Additionally, in order to record transactions and prepare annual financial statements, SMEs must adhere to a variety of accounting standards and state laws, including the Occupational Health and Safety Administration-Accounting Laws, GAAP (Generally Accepted Accounting Principles), and International Financial Reporting Standards (IFRS) (IFRS). The existence of these standards frequently results in problems and misunderstandings.


A lack of experience in key critical business operations, particularly accounting and finance, as well as the use of poor accounting practices and fraud are all prevalent in Cameroon, and they affect firms of all sizes, including SMEs, according to the World Bank. As a result, performance and growth are poor.


Poor accounting record-keeping has been identified as a contributing factor to business failure in the United States, Europe, and several African countries, according to research. SMEs are harmed by the abuse and inaccuracy of accounting information, which causes them to incorrectly estimate their financial positions, make poor financial decisions, and experience a high failure rate (Byron& Friedlob,1984; Dipietro& Sawhney)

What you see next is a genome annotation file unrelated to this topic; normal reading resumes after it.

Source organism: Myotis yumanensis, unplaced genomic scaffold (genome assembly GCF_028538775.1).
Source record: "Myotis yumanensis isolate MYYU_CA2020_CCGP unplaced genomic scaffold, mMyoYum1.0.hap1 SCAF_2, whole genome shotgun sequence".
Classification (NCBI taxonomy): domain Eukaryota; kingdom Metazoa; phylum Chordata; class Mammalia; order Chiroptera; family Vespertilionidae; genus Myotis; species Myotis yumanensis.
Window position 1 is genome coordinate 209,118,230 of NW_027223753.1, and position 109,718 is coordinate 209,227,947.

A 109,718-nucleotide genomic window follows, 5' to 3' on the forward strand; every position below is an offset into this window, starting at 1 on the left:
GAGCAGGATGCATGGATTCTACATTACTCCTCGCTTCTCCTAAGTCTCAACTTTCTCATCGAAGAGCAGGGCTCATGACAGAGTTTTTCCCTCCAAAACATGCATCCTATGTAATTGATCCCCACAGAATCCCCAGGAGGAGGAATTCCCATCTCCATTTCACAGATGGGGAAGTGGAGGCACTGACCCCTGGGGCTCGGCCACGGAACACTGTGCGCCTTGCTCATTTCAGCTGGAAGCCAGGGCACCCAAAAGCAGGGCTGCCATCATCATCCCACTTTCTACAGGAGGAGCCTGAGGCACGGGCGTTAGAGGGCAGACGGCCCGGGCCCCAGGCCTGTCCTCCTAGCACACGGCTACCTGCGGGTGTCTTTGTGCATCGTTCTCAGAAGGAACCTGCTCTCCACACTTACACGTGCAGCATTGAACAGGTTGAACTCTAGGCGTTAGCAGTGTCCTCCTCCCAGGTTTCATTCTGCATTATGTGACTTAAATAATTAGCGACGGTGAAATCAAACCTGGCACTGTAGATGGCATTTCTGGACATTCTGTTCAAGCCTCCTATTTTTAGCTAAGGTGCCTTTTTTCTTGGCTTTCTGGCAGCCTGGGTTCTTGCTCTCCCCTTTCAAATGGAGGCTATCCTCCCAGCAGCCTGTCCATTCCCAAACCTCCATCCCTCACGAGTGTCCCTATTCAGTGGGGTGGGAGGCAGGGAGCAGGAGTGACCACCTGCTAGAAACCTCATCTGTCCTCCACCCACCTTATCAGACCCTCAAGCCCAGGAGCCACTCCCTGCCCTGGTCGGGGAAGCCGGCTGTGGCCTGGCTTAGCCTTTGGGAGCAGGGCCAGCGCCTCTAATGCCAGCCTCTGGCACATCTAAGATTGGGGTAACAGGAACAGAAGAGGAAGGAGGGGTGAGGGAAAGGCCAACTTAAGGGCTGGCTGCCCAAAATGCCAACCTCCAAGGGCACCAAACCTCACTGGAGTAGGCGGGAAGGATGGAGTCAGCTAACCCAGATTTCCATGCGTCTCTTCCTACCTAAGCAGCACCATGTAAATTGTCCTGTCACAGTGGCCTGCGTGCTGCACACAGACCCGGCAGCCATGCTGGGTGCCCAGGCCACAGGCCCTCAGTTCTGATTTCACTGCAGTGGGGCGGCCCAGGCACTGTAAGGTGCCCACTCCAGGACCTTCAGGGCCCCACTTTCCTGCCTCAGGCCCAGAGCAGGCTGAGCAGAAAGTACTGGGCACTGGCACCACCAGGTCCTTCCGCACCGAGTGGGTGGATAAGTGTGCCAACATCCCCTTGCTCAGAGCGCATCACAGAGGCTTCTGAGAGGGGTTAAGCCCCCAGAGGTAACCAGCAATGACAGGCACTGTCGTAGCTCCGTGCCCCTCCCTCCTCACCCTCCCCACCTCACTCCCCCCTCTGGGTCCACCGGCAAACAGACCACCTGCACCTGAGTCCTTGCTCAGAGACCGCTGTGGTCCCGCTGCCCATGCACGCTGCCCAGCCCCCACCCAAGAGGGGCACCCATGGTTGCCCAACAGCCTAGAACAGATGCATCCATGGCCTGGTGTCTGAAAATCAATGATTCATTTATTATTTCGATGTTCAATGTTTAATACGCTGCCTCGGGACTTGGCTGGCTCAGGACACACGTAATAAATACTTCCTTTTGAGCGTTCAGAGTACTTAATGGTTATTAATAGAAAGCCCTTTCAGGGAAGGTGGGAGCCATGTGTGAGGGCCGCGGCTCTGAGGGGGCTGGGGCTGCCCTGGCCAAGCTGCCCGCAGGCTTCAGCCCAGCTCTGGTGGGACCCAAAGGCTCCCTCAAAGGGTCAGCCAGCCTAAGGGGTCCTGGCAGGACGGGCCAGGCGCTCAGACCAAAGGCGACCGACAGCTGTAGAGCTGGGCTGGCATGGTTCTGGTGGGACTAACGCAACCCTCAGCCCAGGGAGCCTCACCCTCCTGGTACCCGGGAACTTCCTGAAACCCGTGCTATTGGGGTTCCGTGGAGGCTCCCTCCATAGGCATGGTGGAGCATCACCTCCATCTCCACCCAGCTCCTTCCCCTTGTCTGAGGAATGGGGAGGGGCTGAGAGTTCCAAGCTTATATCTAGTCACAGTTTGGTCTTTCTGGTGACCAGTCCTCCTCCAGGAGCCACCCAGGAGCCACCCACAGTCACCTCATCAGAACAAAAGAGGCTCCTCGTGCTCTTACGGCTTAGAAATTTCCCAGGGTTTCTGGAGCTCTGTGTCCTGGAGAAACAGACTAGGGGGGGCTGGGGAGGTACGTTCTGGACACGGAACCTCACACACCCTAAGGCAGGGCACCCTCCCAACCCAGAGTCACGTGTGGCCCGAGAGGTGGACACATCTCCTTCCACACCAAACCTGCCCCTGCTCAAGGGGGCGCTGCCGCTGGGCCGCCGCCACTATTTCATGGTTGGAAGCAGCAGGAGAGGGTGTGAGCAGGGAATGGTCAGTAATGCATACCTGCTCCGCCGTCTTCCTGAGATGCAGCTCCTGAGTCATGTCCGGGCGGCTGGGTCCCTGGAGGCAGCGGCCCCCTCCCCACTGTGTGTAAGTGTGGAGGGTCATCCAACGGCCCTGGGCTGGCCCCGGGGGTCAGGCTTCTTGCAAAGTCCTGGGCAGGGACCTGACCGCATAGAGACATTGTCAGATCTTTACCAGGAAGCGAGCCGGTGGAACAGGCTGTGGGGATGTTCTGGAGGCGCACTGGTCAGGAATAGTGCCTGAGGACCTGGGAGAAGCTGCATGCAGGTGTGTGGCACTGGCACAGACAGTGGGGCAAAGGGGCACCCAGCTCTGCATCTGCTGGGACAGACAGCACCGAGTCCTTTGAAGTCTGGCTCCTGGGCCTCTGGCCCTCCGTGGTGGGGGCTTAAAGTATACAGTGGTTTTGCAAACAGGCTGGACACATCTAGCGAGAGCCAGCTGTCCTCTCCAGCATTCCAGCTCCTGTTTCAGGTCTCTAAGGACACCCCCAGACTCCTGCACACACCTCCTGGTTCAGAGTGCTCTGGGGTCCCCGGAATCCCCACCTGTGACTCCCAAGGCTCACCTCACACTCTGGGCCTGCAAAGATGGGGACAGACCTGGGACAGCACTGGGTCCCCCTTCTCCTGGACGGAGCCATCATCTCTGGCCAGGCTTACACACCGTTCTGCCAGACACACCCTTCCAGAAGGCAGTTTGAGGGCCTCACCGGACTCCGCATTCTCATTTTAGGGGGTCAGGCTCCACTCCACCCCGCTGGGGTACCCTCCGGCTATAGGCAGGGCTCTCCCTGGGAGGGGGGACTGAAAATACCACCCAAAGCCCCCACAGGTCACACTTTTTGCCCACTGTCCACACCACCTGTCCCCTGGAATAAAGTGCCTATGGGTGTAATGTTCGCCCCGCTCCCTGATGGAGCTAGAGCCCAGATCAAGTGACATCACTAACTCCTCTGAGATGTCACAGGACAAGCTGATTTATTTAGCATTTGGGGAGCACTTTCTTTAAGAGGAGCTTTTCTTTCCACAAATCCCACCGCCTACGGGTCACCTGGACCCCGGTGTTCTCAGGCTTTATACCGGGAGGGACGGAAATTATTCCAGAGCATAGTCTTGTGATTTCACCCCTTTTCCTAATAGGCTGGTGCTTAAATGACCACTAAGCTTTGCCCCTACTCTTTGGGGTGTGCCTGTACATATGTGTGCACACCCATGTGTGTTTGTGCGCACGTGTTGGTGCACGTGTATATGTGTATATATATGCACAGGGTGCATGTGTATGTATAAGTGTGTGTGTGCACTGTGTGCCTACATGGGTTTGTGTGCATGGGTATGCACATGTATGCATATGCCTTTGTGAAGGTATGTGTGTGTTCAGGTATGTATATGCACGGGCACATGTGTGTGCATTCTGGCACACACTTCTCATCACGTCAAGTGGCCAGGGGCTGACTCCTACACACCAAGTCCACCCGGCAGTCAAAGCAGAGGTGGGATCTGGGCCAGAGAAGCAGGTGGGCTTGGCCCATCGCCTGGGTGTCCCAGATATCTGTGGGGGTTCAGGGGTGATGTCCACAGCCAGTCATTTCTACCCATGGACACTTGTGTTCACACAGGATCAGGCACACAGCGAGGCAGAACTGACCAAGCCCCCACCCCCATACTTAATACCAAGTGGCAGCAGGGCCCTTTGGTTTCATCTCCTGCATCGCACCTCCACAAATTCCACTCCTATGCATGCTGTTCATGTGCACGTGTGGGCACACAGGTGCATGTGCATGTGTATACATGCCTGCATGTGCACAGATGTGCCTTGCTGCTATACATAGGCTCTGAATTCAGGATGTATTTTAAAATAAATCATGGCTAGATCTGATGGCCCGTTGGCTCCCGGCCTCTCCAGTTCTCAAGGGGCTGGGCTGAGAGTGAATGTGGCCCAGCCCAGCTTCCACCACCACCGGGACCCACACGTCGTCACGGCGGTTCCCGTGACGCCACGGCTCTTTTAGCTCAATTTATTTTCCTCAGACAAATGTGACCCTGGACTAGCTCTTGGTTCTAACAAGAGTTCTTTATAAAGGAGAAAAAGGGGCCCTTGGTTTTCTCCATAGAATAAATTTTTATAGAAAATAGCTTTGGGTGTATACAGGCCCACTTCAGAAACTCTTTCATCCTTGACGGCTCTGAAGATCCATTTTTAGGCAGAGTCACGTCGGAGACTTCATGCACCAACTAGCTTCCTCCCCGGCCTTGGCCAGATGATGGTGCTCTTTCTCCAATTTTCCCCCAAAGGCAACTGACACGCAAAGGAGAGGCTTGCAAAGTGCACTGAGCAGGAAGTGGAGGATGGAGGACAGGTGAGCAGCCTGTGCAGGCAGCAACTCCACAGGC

A lack of quality accounting information in financial reporting, which has an impact on decision-making, is most likely to blame for the poor performance displayed by SMEs, according to the evidence. Small and medium-sized enterprises (SMEs) rarely give serious consideration to the process of sound accounting practices, with the exception of statutory requirements. Nonetheless, the inadequacy and ineffectiveness of the accounting process have been responsible for the untimely collapse of a number of SMEs (Mukaila& Adeyemi 2011).